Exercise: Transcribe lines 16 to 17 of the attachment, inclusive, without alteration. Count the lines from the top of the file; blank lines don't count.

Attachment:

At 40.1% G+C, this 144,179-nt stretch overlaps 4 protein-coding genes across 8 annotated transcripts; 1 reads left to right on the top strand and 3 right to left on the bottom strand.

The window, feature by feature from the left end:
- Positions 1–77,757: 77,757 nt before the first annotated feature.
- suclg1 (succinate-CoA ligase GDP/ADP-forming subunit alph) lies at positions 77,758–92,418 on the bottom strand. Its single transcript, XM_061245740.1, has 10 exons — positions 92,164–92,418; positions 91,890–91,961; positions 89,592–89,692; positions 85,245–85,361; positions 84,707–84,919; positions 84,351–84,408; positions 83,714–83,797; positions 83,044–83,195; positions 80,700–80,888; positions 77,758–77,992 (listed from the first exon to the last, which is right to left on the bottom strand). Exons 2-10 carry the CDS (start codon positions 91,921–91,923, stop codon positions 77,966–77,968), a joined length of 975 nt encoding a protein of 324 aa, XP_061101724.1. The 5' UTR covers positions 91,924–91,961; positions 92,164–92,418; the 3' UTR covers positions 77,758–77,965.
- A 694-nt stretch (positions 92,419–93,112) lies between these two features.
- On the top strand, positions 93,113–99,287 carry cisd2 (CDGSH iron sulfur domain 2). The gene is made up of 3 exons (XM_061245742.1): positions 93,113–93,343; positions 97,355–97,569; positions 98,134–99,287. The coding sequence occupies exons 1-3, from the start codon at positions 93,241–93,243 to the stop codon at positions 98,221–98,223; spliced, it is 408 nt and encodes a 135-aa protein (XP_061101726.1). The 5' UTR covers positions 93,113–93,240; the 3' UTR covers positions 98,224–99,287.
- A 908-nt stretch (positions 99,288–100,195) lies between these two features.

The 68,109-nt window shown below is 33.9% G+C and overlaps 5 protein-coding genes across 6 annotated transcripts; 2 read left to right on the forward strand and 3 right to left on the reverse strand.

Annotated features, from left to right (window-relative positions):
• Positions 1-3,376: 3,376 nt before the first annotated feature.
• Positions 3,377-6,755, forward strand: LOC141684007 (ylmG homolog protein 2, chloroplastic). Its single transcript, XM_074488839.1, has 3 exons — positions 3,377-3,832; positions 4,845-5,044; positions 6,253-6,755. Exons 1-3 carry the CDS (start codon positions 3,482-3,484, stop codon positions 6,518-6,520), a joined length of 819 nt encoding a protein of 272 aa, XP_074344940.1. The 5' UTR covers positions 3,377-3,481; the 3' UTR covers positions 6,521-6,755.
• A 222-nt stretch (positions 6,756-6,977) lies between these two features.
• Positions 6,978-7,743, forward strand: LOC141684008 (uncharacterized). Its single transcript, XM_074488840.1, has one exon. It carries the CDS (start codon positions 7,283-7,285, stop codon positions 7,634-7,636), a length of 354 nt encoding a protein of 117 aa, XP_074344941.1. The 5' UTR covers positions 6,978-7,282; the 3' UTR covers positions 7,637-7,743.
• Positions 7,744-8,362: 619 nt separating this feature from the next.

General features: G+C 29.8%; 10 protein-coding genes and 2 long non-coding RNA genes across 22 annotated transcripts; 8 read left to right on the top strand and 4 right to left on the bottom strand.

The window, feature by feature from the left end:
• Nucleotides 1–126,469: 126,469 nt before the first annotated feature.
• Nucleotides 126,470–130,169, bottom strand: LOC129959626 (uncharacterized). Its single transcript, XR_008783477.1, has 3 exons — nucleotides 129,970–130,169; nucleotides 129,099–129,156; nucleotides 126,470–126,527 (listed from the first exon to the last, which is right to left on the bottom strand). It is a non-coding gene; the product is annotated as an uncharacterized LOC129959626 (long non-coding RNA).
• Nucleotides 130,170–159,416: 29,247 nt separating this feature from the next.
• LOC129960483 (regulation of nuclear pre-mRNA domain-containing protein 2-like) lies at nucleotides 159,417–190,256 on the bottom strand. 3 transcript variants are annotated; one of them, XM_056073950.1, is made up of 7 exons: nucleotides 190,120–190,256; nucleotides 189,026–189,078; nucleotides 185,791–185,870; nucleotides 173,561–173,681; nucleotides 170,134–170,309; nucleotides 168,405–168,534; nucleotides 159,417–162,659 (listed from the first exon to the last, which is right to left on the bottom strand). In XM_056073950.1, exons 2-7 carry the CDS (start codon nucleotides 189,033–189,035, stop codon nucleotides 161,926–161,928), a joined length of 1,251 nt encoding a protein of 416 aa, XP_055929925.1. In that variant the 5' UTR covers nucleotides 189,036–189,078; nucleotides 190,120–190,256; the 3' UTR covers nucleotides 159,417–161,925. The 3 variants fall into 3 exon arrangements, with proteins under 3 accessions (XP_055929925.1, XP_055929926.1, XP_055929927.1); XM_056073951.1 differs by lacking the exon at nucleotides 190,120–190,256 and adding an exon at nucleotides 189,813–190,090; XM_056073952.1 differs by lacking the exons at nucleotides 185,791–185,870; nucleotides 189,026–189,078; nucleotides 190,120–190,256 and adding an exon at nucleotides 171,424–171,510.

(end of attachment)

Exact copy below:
The window, feature by feature from the left end:
• Nucleotides 1–126,469: 126,469 nt before the first annotated feature.